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Men's Basketball

Season Previews: 2016-17 Men's Basketball

10/14/2016

Get ready for the 2016-17 season with previews of the Mustangs, Titans, Matadors, Beach, and Aggies.

by Mike Villamor, Assistant Commissioner/Communications

The nine men's basketball coaches talked to BigWest.org to preview the upcoming 2016-17 season.  Today's previews focus on Cal Poly, Cal State Fullerton, CSUN, Long Beach State and UC Davis.

Next week, UC Irvine, UC Riverside, UC Santa Barbara and Hawai‘i will be previewed.

CAL POLY SEEKS INTERNATIONAL FLAIR

Don’t be surprised if future Cal Poly basketball teams feature an influx of international players.  Ideally, that’s what head coach Joe Callero would like to do.  With that goal in mind, he hired Pawel Mrozik, a native of Poland with extensive recruiting ties to foreign countries.  Mrozik took over the associate head coaching position vacated by Paul Fortier during the offseason.

Coincidentally, there is a Polish recruit on the 2016-17 roster.  However, he’s not connected to Mrozik as the Mustang coaching staff landed him while they were conducting their coaching search.

And yet, 6-7 sophomore forward Kuba Niziol, from Wroclaw, Poland, is expected to provide a lift in areas that Callero emphasizes are keys to success – shooting and passing.

“It’s the kind of player we really think we need to continue to recruit, a more international looking player,” explained Callero.  “If you look at the Olympics this year, and how teams were nearly able to beat the U.S. team, was with great court spacing, great ball movement, and great shooting ability.

“We’re going to continue to recruit athletes that we think are quick enough, strong enough, tall enough to play in the Big West, but they’ve got to be able to shoot and pass at a very high level now.”

The Mustangs lost four of their top five scorers from a year ago, but return some talent that Callero thinks will make them competitive.  Sophomore Jaylen Shead is a push-the-ball point guard suited for Cal Poly’s newly installed up-tempo offense.  Junior Josh Martin is blessed with immense athletic ability, and the Minnesota transfer improved drastically as last year went along.  Another Division I transfer, Luke Meikle, is one of Martin’s best friends and the former Gonzaga Bulldog pushes him in practice. 

He fared well at times in games last year, scoring 18 points against both UCLA and Saint Mary’s on the road.

With potential international mixes on the horizon, the Mustangs could literally be coming at opponents from all directions.

HEIGHTENED STATE OF GRIND
It won’t be difficult to notice them in an airport this winter, perhaps wearing the orange and blue warm-ups of the Cal State Fullerton Titans.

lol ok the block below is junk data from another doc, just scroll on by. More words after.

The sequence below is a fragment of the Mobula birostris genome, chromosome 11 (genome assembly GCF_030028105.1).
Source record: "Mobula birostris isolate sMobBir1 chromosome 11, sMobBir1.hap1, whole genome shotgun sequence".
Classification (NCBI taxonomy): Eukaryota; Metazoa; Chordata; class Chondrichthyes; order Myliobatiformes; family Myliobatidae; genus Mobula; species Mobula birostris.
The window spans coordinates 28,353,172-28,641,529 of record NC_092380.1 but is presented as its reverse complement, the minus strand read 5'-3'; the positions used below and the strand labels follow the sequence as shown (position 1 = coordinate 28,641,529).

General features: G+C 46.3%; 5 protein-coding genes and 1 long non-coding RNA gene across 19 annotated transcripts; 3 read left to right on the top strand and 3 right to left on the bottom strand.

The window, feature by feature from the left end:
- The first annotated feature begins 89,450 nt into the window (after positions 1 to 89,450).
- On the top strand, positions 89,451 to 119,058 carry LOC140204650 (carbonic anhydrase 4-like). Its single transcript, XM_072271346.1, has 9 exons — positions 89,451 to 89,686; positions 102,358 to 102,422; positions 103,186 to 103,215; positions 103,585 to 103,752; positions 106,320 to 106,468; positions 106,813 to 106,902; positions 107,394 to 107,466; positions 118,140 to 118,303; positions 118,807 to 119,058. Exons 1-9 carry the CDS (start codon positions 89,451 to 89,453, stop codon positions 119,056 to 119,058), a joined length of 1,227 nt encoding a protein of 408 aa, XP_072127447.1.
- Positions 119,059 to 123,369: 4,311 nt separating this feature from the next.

That’s what happens when a bunch of guys standing 6-9 or above are roaming the terminals of an airport in “Anywhere, U.S.A.”

For CSF head coach Dedrique Taylor, the influx of height in his program is a welcomed luxury.  His previous teams have played small.

Smallish, to the point that the Titans have finished last twice and next-to-last once in blocked shots among Big West schools during Taylor’s three-year tenure.

But that’s all about to change.  Darcy Malone, a 7-0 senior transfer from LSU joins 6-11 University of Albany transplant Richard Peters on the Titan roster.  In addition, 6-10 junior Jhan Paul Mejia (Northeastern Oklahoma A&M College) and 6-9 junior Arkim Robertson (Western Oklahoma State College) provide depth.

“The immediate response is we actually look like a basketball team in the airport, and not a midget team,” Taylor mused.

The addition Taylor perhaps views with the most intrigue is Malone.  With three years of experience at LSU spanning 63 games, Malone played with the top pick in the 2016 NBA Draft, Ben Simmons, last year.  The Australia native also has valuable international playing experience.  Malone is noted for his three-point shooting prowess.

Peters doesn’t quite have the range of Malone – it extends to about 17 feet – but gives the Titans a different look as a left-handed post player with skills on the block.  Peters is also viewed as a strong voice in the locker room, one that matches his 270-pound frame.

“Not only do we have height, I think we have skill set and productivity,” Taylor said.  “It’s one thing to have height, but it’s something different to have guys that are mobile, guys that can impact the game.  They’re also athletic enough to finish at and above the rim.”

That could spell trouble for an opponent game planning to defend the Titans, which bring back two of the conference’s top guards. 

Khalil Ahmad earned 2015-16 Big West Freshman of the Year accolades and broke the school’s single-season freshman scoring record by 60 points, finishing with 429.  He ranked No. 7 in Big West scoring with 14.3 points per game, and that average jumped to 16.1 in conference games.

Tre’ Coggins came to the Titans via Air Force, and paid immediate dividends as he led the team and ranked fifth in the league in scoring (15.6 ppg).  He also was one of the conference’s most potent three-point makers (75) and free throw shooters (.853, No. 3 Big West).

With the added size surrounding those two players, Taylor hopes to see the same kind of performance and productivity from his horses.

Ahmad, in particular, gets rave reviews from his coach.